Economic alarm bells ring in China and the rest of the world feels the squeeze

The Shanghai lockdown, conducted as part of Beijing’s fervent adherence to Covid Zero, has achieved a zero of another sort: zero car sales in Shanghai for April. That statistic is reflective of a broader set of indicators released this week that paint a worrying picture for the economy: Plummeting retail sales, asset sales, and industrial output, all amid soaring unemployment. And if that picture is unsettling for China, it’s even more troubling for the rest of the international economy – dependent on China for both production and sales, and unlikely to be bailed out by Beijing even if domestic Chinese players are. Apple, for example, has seen production at key suppliers shut down, and is now looking to develop capacity outside of China; Tesla is chafing at a now-stalled Chinese sales market.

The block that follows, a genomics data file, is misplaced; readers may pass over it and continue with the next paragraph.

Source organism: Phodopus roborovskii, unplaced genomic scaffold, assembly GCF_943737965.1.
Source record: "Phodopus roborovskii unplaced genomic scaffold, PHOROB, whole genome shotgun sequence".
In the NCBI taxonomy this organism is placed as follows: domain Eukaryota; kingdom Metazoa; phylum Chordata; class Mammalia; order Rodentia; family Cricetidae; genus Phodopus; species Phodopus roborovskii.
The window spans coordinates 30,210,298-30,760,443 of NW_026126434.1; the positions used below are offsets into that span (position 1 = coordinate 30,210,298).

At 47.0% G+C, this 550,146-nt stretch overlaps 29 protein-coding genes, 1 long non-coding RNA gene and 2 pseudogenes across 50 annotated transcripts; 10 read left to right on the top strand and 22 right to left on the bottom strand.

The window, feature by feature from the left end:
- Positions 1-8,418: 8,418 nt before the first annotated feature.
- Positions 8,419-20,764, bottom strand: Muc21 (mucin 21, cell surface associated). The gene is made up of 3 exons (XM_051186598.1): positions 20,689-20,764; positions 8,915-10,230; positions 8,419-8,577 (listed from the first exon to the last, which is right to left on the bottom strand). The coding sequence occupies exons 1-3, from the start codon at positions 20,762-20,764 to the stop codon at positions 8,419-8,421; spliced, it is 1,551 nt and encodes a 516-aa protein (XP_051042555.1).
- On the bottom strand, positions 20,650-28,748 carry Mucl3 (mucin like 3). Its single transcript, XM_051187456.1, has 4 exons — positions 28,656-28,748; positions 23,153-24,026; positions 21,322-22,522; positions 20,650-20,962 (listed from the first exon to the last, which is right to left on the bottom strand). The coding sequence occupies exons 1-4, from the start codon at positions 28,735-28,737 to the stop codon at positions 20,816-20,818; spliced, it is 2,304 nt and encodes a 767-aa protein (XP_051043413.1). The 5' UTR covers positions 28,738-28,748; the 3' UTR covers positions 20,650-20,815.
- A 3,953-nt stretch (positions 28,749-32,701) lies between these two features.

Meanwhile, Beijing appears to be holding off on deploying any major economic tools to mitigate the potential crisis – especially vis-à-vis international players. Yes, Friday saw an unexpectedly large cut in the five-year loan prime rate, a key benchmark rate for mortgages, which could offer some relief for the battered housing sector. But officials have kept two other key rates—one-year loans and the medium-term lending facility—unchanged. And thus far, no demand-side stimulus of meaningful scale has been deployed. Instead, Beijing is focused on supply side measures like infrastructure investment that promise to boost GDP figures for the year, but not solve Apple or Tesla’s dilemma.